On our needs as an industry, we need processes for determining the best marine protected areas. Those processes must be transparent, predictable, and adaptable. Clarity is critical. We want you to lead the way, but we want to be involved at an early stage so we can plan to incorporate marine protected area designations into our design and operations.
    On certainty, our project has a 40-year-plus lifeline. It requires $13 billion just to construct the facility. I'm confident that our operations can adapt to emerging issues, but safe and secure shipping routes to international markets must be guaranteed.
    Thank you.


    Thank you, Mr. Clark.
    We have Mr. Chris Wellstood, who is director of the marine operations and security, and is a harbourmaster, from Vancouver Fraser Port Authority.
    You have 10 minutes or less, please.
     Honourable chair and committee members, thank you for inviting the Vancouver Fraser Port Authority to be involved in this very important study focused on marine protected areas.
    The Vancouver Fraser Port Authority is the federal body responsible for overseeing and managing Canada's largest port. The Port of Vancouver is critical to Canada's trade and our trading economy, and 20% of the value of Canada's goods trade moves through the Port of Vancouver. Almost 95% of the port's total volume serves Canadian import and export markets. Overall, the Port of Vancouver handled 135.6 million tonnes of international and domestic cargo in 2016, worth an estimated $202 billion. That's half a billion dollars in goods moving every day that families across Canada rely on for their livelihood.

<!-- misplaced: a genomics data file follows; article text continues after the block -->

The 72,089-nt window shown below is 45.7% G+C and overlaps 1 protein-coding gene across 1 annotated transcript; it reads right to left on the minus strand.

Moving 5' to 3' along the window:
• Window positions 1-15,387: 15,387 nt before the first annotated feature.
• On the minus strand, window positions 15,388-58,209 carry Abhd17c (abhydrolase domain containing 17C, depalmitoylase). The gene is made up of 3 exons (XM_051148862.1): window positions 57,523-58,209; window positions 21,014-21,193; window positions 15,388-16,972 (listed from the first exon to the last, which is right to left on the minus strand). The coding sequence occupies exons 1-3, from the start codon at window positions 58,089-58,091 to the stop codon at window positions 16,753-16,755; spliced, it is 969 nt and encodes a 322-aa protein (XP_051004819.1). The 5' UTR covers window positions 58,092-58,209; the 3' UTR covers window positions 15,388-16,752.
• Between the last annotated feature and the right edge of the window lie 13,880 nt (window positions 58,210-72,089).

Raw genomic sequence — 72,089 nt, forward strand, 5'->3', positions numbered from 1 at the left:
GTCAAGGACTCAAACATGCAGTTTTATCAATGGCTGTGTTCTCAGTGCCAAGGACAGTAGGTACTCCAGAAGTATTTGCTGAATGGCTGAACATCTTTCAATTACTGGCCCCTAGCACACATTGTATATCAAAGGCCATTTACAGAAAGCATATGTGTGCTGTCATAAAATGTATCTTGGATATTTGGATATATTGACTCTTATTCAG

As a Canada port authority under the Canada Marine Act, we are mandated to facilitate trade while protecting the environment and considering local communities. We are required to provide the marine infrastructure to support Canada's trade. Ultimately, our goal is to ensure that future generations of Canadians will enjoy the benefits of trade, improved quality of life, and a healthy and vibrant ecosystem.
    Our vision is to be the world's most sustainable port. We support protection of the environment through many different programs and through the work of a team of environmental scientists. For example, our ECHO program, which some of you may be aware of, was launched in 2014 to better understand and manage the impacts of shipping on at-risk whales.
    With respect to the creation of marine protected areas, the port authority wants the committee to be aware of some important operational considerations. Shipping is an international industry largely governed by the conventions of the International Maritime Organization, or IMO, for short. Any changes would have to be aligned with and related to IMO or regional regulations.